Medical Marijuana User’s Disability Discrimination Claim Survives Employer’s Motion to Dismiss in Massachusetts

By: Shannon Byrne and Pete Kirsanow

In a decision that is the first of its kind, the Supreme Judicial Court of Massachusetts reversed the dismissal of a state law disability discrimination claim arising from an employee’s request for a reasonable accommodation in the form of a waiver of the employer’s drug policy.  (Barbuto v. Advantage Sales & Mktg., LLC, Mass. No. SJC-12226, 2017 Mass LEXIS 504 (July 17, 2017)).  This decision is the first time a court has held that state medical marijuana laws protect employees who use medical marijuana as a treatment for a disability, despite the requested accommodation being illegal under federal law. Here, the complaint alleged that the employee’s Crohn’s disease resulted in her inability to maintain a healthy weight without the use of medical marijuana.  The employee was terminated for failing a drug test even though she told the employer of her medical marijuana use.  In response to the resulting lawsuit, the employer moved to dismiss by arguing the employee failed to state a claim of handicap discrimination for two reasons: (1) she could not be a “qualified handicapped person” because the accommodation she sought, use of medical marijuana, must be per se unreasonable because it is illegal under federal law; and (2) even if she could be a “qualified handicapped person,” she was terminated for failing a drug test that all employees must pass, not because she was disabled.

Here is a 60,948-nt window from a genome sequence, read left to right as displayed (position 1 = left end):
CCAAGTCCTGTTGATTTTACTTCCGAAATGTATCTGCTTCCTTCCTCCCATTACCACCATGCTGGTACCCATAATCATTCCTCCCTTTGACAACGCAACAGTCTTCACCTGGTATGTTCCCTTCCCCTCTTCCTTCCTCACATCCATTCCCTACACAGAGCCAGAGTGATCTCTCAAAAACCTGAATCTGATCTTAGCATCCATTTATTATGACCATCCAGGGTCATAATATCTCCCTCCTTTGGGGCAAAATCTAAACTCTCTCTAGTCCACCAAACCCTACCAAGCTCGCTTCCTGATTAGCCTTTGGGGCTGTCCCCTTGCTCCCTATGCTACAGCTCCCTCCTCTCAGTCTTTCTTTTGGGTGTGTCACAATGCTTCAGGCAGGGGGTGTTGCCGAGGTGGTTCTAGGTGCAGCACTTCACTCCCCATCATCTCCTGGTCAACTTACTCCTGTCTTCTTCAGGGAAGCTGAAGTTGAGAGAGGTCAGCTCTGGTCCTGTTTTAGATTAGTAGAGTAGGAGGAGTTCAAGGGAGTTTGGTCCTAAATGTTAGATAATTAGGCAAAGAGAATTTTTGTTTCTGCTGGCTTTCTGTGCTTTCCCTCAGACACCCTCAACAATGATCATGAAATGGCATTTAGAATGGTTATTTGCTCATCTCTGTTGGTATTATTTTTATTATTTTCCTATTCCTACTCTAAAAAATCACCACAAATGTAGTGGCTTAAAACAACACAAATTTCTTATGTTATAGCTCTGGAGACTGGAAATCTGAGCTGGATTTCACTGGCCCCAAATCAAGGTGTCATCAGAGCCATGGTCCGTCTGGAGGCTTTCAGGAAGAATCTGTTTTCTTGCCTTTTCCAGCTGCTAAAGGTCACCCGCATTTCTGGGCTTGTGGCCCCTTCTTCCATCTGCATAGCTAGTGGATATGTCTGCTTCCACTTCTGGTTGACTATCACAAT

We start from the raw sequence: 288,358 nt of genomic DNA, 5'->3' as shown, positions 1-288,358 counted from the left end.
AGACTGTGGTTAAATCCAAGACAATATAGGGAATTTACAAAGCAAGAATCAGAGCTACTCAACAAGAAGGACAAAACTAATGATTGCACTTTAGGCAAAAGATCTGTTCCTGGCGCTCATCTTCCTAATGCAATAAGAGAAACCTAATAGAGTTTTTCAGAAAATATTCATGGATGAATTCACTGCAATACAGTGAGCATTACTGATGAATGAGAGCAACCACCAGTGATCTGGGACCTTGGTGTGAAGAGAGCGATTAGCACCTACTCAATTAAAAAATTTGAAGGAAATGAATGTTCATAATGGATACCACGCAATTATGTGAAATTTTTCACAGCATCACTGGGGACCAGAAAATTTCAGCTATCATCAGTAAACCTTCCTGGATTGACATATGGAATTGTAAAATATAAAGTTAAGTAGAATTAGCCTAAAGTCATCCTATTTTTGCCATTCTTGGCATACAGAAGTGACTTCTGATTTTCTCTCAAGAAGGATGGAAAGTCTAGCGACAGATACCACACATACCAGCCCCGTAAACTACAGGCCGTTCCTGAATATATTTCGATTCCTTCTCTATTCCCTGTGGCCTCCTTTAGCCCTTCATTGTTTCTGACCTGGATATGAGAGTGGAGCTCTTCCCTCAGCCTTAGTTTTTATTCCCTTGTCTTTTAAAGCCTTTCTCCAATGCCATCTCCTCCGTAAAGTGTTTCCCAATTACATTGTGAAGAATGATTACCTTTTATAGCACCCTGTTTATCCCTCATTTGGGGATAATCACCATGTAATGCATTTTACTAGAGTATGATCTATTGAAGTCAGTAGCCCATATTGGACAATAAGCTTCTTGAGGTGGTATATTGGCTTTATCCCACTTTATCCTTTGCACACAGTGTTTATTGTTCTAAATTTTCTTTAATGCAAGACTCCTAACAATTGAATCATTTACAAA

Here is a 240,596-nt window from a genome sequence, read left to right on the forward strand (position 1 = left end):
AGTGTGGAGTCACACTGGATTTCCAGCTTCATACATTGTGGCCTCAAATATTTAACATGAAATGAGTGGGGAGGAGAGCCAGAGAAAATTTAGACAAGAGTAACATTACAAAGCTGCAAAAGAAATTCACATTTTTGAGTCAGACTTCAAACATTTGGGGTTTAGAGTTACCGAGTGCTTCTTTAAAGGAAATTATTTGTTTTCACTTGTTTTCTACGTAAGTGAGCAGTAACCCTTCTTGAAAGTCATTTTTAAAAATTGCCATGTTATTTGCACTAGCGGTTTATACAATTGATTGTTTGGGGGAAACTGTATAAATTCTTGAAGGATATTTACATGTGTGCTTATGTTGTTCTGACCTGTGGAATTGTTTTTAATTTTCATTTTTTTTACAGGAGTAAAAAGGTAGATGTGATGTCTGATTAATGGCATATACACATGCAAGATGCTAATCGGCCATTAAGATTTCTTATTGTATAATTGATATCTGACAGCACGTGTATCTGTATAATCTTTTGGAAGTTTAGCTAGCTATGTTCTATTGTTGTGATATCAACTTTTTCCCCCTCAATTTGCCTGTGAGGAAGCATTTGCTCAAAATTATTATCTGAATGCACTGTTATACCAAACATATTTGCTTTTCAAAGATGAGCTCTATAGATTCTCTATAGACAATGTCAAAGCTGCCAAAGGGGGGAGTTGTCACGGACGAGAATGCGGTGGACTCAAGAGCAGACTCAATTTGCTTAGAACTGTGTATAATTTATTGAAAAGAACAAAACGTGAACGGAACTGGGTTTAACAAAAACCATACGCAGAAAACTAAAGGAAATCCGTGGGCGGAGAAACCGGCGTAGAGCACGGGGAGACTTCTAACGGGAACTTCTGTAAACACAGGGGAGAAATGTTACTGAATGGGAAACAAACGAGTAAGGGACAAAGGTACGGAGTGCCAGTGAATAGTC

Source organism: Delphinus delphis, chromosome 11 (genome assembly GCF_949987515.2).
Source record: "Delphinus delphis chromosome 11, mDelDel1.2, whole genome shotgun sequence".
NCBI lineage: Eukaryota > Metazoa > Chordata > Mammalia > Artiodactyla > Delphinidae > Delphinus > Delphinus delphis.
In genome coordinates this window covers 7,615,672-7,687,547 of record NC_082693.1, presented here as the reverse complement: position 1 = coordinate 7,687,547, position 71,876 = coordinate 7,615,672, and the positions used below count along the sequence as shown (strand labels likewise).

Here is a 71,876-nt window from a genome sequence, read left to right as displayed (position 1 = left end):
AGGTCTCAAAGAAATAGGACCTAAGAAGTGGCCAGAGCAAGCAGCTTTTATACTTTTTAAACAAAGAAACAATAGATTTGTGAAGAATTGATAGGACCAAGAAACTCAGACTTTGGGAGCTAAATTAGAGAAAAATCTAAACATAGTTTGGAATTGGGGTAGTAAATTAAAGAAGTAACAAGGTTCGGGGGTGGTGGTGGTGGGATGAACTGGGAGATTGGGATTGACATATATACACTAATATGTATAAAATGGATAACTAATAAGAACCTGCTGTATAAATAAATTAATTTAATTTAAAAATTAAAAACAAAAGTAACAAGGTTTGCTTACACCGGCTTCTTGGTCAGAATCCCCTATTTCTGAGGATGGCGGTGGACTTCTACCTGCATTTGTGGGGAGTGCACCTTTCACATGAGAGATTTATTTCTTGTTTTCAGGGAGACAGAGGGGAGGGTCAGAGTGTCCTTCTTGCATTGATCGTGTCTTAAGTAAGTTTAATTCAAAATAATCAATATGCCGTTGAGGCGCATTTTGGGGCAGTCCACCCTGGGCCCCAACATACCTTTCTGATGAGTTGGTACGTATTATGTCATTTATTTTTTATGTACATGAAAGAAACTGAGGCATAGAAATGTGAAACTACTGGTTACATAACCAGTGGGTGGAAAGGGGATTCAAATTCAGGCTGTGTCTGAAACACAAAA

Under Massachusetts state law, the use and possession of medically prescribed marijuana by a qualifying patient is lawful and medical marijuana users are protected from the denial of any right or privilege.  Therefore, the court rejected the employer’s first argument because “[w]here, in the opinion of the employee’s physician, medical marijuana is the most effective medication for the employee’s debilitating medical condition, and where any alternative medication whose use would be permitted by the employer’s drug policy would be less effective, an exception to an employer’s drug policy to permit its use is a facially reasonable accommodation.”  Id. at *13-14.  The employer’s second argument was rejected because “even if the accommodation of the use of medical marijuana were facially unreasonable (which it is not), the employer here still owed the plaintiff an obligation under G. L. c. 151B , § 4 (16), before it terminated her employment, to participate in the interactive process to explore with her whether there was an alternative, equally effective medication she could use that was not prohibited by the employer’s drug policy.”  Id. at *16.  Thus, the employee’s claim of handicap discrimination survived a motion to dismiss where the employer terminated her without engaging in the interactive process.  As this case progresses on the merits, it remains to be seen if the employee will be able to overcome the employer’s anticipated argument that her requested waiver would cause an undue hardship to its business.

This case has potential implications for employers outside of Massachusetts.  The Americans with Disabilities Act (ADA) provides that illegal drug use as defined by federal law does not require an accommodation. Therefore, under federal law, an employer is not required to accommodate a disabled employee using medical marijuana even when the employee’s condition falls under the ADA and the employee requests an accommodation in the form of a waiver of the drug policy.  As illustrated by Barbuto, notwithstanding federal drug laws, now that nearly ninety percent of states have legalized marijuana, employers should be aware that such state laws may affect an employer’s blanket enforcement of its drug policies.

For more information about this topic, please contact a member of Benesch’s Labor & Employment Practice Group.

Pete Kirsanow at pkirsanow@beneschlaw.com or 216.363.4481.

Shannon Byrne at sbyrne@beneschlaw.com or 216.363.4578.

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